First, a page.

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After the results for the first round, everyone was happy and much more motivated than before. Although the decision-making process included ambiguity and uncertainty, we were willing to take risks and that worked out. Of course, risk is an inescapable part of every decision, and to make good choices, organizations must be able to calculate and manage the attendant risks (Buchanan. L, O’Connell. A., 2006).


I think that an important note to take when making decisions is that to not fall into traps. The best way to avoid falling into traps is to be open minded and view issues through different lens and vantage points, and try conclude on an thought before suggesting them to others to avoid being anchored by their ideas, or vice versa, which also reduces the risk of choices being affected by factors such as bias.


Everything right now seems so far so good, and hopefully we can carry things out well in the future too. This week we had a meeting on Monday, instead on Wednesday when the workshop is held. This gives us more time and space to rethink our decisions and time for writing the journals and complete other workloads as well, makes it easier to manage time. I think that it is a good idea for us to do so in the future as it frees up our time slots.



Buchanan. L, O’Connell. A. (2006), A brief history of decision making

Hammond. S. J., Keeney. L. R., Raiffa. H. (1998), The hidden traps in decision making


  1. As I read this learning journal, I find myself worried that Samuel Wu might not have enough 'meat' in these weekly journals to successfully complete his summative learning journal at the end of the course; there is little evidence from what has been written here that anything has been learnt.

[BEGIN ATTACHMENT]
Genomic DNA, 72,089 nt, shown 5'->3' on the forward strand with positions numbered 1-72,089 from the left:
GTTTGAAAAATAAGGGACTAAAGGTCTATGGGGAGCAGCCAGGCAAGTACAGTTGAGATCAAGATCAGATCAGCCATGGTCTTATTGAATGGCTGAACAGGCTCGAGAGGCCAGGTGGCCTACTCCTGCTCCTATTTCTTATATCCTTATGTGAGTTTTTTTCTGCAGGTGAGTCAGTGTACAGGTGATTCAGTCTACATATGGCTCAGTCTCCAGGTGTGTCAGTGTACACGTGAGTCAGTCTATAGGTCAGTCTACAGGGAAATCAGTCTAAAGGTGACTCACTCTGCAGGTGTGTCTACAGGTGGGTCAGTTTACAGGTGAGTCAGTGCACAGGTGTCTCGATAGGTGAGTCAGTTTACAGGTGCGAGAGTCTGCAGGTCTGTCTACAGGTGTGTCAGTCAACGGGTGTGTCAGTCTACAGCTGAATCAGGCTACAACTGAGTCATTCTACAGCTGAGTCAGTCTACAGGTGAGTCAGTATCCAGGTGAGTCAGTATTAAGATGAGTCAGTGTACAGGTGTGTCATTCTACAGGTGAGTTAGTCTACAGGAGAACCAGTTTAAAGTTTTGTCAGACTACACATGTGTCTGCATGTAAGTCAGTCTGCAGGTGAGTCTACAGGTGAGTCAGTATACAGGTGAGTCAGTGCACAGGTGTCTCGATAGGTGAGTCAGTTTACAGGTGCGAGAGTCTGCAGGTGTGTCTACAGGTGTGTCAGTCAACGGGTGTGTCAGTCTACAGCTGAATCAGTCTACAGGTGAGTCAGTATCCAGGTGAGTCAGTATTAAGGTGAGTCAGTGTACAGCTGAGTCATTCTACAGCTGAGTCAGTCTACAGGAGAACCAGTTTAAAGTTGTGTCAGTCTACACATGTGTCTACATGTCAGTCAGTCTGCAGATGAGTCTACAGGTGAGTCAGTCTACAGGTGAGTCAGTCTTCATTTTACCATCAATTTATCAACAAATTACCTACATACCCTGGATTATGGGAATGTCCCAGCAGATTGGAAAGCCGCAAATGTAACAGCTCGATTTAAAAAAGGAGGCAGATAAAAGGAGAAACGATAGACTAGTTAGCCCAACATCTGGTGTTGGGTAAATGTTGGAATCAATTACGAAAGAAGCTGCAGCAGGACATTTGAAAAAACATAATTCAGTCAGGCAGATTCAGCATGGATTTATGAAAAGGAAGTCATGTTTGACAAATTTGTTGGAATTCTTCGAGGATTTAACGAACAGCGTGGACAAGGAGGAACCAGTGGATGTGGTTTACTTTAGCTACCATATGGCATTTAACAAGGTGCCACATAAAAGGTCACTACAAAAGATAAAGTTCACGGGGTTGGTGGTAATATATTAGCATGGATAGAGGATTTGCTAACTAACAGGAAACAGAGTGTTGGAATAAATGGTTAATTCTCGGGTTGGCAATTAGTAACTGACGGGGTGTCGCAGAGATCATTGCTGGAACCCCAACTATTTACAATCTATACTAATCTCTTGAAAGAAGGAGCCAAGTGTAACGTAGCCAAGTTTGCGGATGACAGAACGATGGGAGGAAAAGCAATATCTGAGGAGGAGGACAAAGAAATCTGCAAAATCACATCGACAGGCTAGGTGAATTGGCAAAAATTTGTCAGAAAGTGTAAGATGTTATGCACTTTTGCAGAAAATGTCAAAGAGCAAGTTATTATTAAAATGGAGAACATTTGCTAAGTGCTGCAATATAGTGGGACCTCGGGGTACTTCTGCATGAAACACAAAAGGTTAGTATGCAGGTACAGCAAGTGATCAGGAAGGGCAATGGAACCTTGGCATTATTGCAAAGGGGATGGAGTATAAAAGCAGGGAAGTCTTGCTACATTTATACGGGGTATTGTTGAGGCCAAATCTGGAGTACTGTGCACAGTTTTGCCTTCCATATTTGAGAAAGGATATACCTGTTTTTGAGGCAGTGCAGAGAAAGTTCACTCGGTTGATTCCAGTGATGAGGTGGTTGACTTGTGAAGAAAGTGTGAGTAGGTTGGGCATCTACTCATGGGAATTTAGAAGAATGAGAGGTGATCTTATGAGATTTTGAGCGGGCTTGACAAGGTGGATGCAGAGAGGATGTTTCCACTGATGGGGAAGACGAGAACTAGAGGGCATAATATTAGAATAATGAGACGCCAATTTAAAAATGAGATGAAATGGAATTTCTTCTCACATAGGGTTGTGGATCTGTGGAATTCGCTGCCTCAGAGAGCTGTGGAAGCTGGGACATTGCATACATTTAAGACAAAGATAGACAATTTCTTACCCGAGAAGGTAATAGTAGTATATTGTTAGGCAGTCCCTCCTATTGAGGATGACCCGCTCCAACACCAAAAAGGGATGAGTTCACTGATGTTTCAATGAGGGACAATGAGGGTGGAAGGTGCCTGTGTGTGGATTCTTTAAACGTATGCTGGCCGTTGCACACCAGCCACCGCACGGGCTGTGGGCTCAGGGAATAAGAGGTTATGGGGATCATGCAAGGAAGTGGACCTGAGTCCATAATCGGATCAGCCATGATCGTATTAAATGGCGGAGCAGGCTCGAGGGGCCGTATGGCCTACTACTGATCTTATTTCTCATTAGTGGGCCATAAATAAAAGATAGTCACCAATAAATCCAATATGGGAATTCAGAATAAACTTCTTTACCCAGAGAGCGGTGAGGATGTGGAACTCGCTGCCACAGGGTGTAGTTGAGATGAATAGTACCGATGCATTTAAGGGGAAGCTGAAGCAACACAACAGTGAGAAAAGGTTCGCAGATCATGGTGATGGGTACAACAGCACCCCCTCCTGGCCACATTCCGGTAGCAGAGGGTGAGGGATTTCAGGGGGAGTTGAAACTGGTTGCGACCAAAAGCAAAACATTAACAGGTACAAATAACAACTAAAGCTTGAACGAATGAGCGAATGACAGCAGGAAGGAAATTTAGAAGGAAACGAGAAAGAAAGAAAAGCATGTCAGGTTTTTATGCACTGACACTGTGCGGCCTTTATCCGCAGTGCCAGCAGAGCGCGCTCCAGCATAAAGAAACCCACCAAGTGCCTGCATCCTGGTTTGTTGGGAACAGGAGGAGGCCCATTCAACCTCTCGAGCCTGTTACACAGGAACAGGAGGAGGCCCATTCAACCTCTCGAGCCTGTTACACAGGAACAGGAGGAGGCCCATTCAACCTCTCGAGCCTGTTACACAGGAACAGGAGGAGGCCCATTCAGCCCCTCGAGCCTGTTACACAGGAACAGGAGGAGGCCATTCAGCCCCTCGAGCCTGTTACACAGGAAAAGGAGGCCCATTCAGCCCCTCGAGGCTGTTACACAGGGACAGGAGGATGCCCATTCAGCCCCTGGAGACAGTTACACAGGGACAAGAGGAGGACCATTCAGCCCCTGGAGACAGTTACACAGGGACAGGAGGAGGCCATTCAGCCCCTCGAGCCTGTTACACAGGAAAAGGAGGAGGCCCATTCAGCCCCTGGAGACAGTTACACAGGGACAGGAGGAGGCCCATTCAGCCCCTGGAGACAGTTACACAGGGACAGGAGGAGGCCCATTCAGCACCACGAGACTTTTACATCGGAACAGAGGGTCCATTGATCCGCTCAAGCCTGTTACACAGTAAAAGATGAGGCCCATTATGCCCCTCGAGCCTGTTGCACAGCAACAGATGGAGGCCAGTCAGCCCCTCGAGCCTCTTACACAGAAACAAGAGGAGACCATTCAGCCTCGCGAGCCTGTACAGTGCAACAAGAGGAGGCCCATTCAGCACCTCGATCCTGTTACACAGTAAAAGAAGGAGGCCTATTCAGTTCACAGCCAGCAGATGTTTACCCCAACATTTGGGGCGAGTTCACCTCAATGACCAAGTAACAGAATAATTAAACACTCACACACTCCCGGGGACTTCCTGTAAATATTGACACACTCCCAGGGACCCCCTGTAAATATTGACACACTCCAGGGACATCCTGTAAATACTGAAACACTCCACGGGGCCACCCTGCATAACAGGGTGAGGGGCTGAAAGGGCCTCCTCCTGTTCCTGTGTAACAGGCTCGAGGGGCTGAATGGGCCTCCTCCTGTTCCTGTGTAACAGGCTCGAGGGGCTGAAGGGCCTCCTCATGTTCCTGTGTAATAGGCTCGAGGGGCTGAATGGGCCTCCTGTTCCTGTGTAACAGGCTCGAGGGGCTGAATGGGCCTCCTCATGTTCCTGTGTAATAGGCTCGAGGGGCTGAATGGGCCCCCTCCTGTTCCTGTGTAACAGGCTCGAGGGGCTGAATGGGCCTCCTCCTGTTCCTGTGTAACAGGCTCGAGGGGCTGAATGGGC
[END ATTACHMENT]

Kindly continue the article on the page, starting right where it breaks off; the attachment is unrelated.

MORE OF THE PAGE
To improve, you should explicitly follow Daudelin's approach to guide and structure your learning journal.

    In addition, you should clearly articulate what it means to learn something (rather than to know something) ... go back to the task description on the wiki for some help with that if you need it.

  2. Hey Samuel,

    I liked your analysis of our team state and I too prefer earlier team meetings. I agree with Peter that following Daudelin's structure will allow you to further your analysis of this past weeks events. I can see that you have understood this weeks readings but I would implore you to try and incorporate them into something you have learned. 

  3. Hello Samuel. 

    This journal entry is okay but I was just wondering what you had learnt from this week? was it to manage your teams time better by meeting at a different time? to change your mindset little bit?? I would recommend providing more examples and to ask yourself "what did I learn this week?" and try and apply the readings to that question. Also using Daudelins steps of reflection is also a good framework to use when structuring your journal. 

    All the best